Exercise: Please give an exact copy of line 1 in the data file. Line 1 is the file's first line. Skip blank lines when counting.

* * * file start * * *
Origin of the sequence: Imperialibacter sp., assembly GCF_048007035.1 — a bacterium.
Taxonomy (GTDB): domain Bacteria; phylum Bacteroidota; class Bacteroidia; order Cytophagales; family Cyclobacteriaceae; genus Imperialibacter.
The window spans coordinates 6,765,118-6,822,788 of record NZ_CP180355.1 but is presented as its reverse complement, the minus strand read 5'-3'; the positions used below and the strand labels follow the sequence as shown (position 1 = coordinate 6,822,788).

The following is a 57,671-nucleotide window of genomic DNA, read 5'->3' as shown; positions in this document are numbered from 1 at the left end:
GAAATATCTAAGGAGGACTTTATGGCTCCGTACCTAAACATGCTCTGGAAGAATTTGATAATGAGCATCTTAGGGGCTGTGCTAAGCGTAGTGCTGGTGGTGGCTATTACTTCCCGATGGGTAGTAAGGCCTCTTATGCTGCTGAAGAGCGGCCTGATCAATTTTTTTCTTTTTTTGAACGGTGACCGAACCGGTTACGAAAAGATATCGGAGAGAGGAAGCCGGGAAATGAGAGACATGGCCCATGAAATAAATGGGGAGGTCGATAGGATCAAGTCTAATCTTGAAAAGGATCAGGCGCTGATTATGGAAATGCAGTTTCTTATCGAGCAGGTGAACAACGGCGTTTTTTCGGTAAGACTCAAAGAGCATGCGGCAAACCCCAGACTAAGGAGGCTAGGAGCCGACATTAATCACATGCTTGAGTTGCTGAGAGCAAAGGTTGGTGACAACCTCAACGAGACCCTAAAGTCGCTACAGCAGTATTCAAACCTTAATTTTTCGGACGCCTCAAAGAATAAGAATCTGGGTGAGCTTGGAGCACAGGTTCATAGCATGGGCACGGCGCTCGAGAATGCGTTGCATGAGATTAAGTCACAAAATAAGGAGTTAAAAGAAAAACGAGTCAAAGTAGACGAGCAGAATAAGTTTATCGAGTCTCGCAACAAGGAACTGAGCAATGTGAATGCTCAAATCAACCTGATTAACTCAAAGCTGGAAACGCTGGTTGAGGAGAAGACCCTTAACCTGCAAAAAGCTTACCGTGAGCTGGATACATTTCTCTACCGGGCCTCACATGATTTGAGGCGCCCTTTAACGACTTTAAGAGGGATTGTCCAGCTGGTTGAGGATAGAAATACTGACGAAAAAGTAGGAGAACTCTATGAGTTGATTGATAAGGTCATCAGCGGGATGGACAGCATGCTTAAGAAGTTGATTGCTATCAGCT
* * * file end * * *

Origin of the sequence: Imperialibacter sp., assembly GCF_048007035.1 — a bacterium.